However, it's also money they can effectively get for free - after all, the cost of getting a fix through dev/QA is unlikely to be more than a few thousand dollars...

    5. Sgt_Oddball Silver badge
      Headmaster

      Except...

      No customer facing system should ever be relied upon to complete validation. A backend system should ALWAYS check first before approving the payment, otherwise its open season for hackers.

      If their system just takes a payment success flag from the front end only, then they've only got themselves to blame.

      1. Brewster's Angle Grinder Silver badge

        RTFA

        "If their system just takes a payment success flag from the front end only, then they've only got themselves to blame."

        It's made clear in the article that the back-end is validating the payment. The problem is the front-end rewriting valid data so that the back-end rejects it. The bug reporter then goes on to speculate about how much this has cost them in lost sales.

    6. A.P. Veening Silver badge

      Additionally, the idea that they're losing 0.5% of orders die to this comes directly from the "bug" finder's posterior. He sounds like a real idiot.

      You are correct, he is a real idiot as the real number is a lot closer to and probably over 1%.

    7. Anonymous Coward
      Anonymous Coward

      Erm

      It's really irrelevant if the auto fill software is at fault, if you are developing for a large customer-facing organization it's your job to work around quirks and faults whether you like it or not.

      And yes, there is so much competition in this space that 0.5% is probably quite conservative if anything. Even at 0.05% it's worth finding a workaround.

      I work for a smallish company in a niche market and we make a fair %age of our sales just by making it very easy for customers to order when our competitors are still in the stone age using phones and faxes.

    8. the hatter

      The customer is always right. The customer who can't order is even worse. There's a lot of lazy input forms, and in this particular instance, there are (afaik) exactly 4 possibly years that any current card can be expiring in. Is it too complicated for it to recognise '2019' and '19' as the same, across all 4 values, at least as far as client-side input ? You can do stricter validation server-side if it really matters, and in this case you get an extremely hard validation when you submit the payment request, if the customer has entered something really sneaky around your validation steps.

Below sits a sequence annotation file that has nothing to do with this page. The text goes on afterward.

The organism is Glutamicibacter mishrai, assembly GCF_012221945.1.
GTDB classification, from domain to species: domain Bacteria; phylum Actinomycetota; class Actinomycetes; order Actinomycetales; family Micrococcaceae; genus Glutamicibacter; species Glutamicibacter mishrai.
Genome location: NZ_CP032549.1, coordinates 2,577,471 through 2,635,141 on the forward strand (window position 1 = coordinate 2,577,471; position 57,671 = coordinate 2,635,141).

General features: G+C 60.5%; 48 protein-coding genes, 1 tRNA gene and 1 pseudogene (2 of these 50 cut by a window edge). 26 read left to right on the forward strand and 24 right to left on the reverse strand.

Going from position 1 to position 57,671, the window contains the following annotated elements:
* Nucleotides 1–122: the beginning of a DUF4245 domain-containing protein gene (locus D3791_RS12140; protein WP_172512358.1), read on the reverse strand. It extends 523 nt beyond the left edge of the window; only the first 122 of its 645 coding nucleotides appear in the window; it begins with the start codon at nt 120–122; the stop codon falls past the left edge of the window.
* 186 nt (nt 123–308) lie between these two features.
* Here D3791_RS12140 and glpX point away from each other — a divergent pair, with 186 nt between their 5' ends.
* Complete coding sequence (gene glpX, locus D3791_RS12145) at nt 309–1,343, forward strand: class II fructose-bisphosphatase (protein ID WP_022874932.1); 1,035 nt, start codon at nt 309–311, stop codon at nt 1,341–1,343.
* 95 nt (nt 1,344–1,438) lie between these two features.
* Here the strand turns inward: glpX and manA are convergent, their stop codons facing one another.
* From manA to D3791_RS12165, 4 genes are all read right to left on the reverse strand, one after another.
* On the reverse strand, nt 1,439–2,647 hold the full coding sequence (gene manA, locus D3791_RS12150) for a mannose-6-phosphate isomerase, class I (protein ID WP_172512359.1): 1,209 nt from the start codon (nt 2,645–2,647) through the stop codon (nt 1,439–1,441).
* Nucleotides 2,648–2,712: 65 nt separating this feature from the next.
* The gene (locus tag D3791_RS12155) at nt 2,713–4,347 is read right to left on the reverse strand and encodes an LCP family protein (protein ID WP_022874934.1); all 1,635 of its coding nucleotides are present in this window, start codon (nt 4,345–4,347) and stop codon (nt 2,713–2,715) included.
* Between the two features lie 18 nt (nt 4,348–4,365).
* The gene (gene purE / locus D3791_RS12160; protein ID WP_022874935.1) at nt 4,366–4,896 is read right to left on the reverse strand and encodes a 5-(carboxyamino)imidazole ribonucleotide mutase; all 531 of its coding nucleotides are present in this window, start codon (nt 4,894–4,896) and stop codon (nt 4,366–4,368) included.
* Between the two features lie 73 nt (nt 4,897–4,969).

Similarly, forms which reject spaces in card or phone numbers, and double-beatings for those that have a specific error 'spaces not allowed in card/phone number' You clearly know exactly what I mean and why I'm typing it, it is both common and understandable why the customer has typed them, so do the trivial work to deal with them.

  2. Anonymous Coward
    Anonymous Coward

    That's funny, mine has 4.

    1. Anonymous Coward
      Anonymous Coward

      Mine goes to 11

      1. seven of five
        Joke

        That is not eleven, no matter what she tells you.

  3. Winkypop Silver badge
    Trollface

    Ordering food online via credit card, eh?

    The kids today.

    1. Anonymous Coward
      Anonymous Coward

      Re: Ordering food online via credit card, eh?

      Not food, Chipotle.

      It's sort of like an enema...

      1. Anonymous Coward
        Anonymous Coward

        Re: Ordering food online via credit card, eh?

        It's sort of like an enema...

        The sort of enema that mandates the pre-emptive placing of toilet paper in the fridge overnight.

        1. chivo243 Silver badge
          Pint

          Re: Ordering food online via credit card, eh?

          There are thousands of locally owned Mexican restaurants (with much better food) all across the states, last summer I ate at one in Minnesota! Why in hell would you eat at a bland, homogenized place like Chipotle? However, if Chipotle gives you the shits, maybe you should disregard my advice...

          Beer to put out the ring of fire!

          1. Oneman2Many

            Re: Ordering food online via credit card, eh?

            Why do people eat at McDonalds or BK or Prezzo or any other chain ? Because they know what they are getting. My mrs ate there a few times on a recent visit to San Diego even though pretty much every other restaurant was Mexican.

            1. LDS Silver badge

              'Because they know what they are getting'

              That's exactly the reason I avoid them...

            2. Anonymous Coward
              Anonymous Coward